An Introduction to Solar System Astronomy
Prof. Scott Gaudi
Lecture 3: The Night Sky
The Starry Night
- About 6000 stars are visible to the naked eye on moonless nights over the course of the year
- Nearly 200 Billion Stars make up our Milky Way Galaxy
Figures in the Sky
- Most constellations are composed of bright stars that stand out from the others
- Many look like what they are named for
- Peoples greatly separated in distance and/or time often made the same connections:
- Orion depicted as a male human
- Scorpius called a scorpion by desert peoples
- Various celestial rivers and snakes
The Classical Constellations
- Ancient Babylonian, Egyptian, and Greek civalizations identified constellations.
- The Greek Astronomer Ptolemy made a catalog of 48 ''classical'' constellations in the 2nd century AD
- This catalog included all of the constellations visible from the middle latitudes of the northern hemisphere
- 16th and 18th century travelers to the southern hemisphere filled in the
rest of the sky
- IAU officially adopted a list of 88 constellations in 1922 that are used today.
- Boundaries were set in 1930 -- these constellations cover the entire sky
Purposes of Constellations
- Story-telling Mnemonics
- Navigational Aides
What Constellations are Not
- Not physical groupings of stars.
- Not permanent -- appearence will change due to relative motion of the stars
- Official IAU list of 88 constellations as of 1922
- Definitive boundaries drawn in 1930
- Every piece of the sky is in a constellation
- What are the 88 constellations?
- men, women, animals, fictional beasts, inanimate objects, a river, and a head of hair.
- Bright constellation that appears in the winter sky
- Nearly always seen as a human figure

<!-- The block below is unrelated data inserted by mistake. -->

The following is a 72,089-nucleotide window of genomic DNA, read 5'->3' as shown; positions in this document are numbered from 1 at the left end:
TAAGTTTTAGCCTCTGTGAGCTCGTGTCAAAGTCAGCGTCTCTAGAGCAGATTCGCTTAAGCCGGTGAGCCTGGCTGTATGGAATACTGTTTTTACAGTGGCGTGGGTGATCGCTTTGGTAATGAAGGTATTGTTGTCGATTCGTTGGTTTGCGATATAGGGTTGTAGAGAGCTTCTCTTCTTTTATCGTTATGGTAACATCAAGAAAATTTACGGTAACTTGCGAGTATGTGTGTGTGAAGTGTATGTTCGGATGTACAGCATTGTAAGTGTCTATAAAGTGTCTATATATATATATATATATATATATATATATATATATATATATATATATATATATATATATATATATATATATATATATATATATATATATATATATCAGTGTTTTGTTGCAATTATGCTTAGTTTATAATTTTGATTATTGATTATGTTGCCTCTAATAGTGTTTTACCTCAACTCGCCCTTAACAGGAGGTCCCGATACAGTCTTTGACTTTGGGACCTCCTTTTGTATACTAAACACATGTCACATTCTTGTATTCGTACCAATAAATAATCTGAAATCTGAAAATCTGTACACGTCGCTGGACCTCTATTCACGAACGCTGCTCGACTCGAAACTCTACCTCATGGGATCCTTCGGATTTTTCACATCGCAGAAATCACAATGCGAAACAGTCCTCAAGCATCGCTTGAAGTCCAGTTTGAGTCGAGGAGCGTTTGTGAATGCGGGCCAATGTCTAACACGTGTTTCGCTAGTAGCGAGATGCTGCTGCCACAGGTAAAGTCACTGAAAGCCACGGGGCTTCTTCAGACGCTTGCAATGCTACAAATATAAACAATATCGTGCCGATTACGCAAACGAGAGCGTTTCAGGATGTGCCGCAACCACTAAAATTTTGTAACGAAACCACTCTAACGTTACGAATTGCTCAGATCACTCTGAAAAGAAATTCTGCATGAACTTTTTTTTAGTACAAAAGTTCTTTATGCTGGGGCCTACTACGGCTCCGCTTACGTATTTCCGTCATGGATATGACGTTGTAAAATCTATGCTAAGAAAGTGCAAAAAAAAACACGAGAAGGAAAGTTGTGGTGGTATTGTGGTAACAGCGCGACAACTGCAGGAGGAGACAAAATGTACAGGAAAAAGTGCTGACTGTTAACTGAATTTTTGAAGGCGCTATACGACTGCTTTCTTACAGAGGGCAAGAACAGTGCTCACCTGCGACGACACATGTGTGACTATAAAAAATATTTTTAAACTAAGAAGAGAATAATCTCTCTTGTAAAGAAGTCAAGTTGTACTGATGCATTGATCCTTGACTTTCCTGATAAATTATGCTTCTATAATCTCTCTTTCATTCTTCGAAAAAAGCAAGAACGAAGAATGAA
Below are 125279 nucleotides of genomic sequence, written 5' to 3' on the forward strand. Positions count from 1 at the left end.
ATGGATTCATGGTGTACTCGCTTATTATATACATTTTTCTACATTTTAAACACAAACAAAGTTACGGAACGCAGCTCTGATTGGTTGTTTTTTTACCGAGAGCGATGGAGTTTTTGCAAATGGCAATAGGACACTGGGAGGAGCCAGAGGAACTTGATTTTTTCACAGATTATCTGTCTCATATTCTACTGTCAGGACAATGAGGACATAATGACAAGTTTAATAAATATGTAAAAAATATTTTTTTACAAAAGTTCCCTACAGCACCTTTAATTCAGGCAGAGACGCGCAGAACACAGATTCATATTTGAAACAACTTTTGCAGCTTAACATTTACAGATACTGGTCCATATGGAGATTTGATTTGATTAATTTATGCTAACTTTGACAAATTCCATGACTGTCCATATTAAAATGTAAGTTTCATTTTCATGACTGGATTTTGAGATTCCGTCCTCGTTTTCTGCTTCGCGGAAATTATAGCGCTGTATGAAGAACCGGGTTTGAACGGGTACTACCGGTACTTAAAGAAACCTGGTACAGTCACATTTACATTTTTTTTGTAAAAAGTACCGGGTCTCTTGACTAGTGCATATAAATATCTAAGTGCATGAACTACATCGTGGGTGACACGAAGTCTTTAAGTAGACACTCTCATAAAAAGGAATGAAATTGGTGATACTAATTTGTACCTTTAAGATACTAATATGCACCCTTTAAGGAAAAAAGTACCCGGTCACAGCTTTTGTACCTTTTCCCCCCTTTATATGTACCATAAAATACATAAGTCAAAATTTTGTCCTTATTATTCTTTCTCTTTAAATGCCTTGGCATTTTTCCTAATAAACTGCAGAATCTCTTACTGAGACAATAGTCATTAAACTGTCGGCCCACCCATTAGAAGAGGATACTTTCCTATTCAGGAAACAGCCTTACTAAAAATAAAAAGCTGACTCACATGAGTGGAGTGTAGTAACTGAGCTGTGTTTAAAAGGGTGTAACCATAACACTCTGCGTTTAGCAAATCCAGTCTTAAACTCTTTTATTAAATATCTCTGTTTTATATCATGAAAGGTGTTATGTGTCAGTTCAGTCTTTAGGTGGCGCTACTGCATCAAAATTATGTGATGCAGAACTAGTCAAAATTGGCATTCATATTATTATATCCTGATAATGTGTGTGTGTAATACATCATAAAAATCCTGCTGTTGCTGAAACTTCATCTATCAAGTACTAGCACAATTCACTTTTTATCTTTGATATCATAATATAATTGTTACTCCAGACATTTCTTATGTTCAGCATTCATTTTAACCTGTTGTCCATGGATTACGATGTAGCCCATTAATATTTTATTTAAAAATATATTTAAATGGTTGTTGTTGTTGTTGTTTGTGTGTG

- A generally recognized pattern that is not an official constellation
- Big dipper
- Little dipper
- "W" in Cassiopeia
- The brightest stars all have proper names
- Arabic and Greek names reveal the chain of western astronomical tradition:
- Mesopotamia - Classical Greece - Roman Empire - Islamic Cultures - Renaissance Europe - Today
- Other cultures have also named some of the brightest stars
- Most star names are Arabic, but there is a mix of Greek and Latin
for a few famous stars:
- Arabic: Rigel, Aldebaran, Deneb, Betelgeuse
- Greek: Sirius, Arcturus
- Latin: Polaris (Northern Pole Star)
Bayer (Greek Letter) Names
In 1601, German astronomy Johannes Bayer developed a system of naming
stars using lower-case Greek letters in approximate order of
brightness (though he didn't always get it right). A "Bayer Name" for
a star consists of two parts
- Greek letter to indicate brightness, in order
of brightest to faintest.
- Genitive (possessive) form of the constellation name
And so forth.
- Betelgeuse = Alpha Orionis (brightest star)
- Rigel = Beta Orionis (2nd brightest star)
- Bellatrix = Gamma Orionis (3rd brightest star) etc.
See A Note about Graphics to learn
why some of the graphics shown in the lectures are not reproduced with
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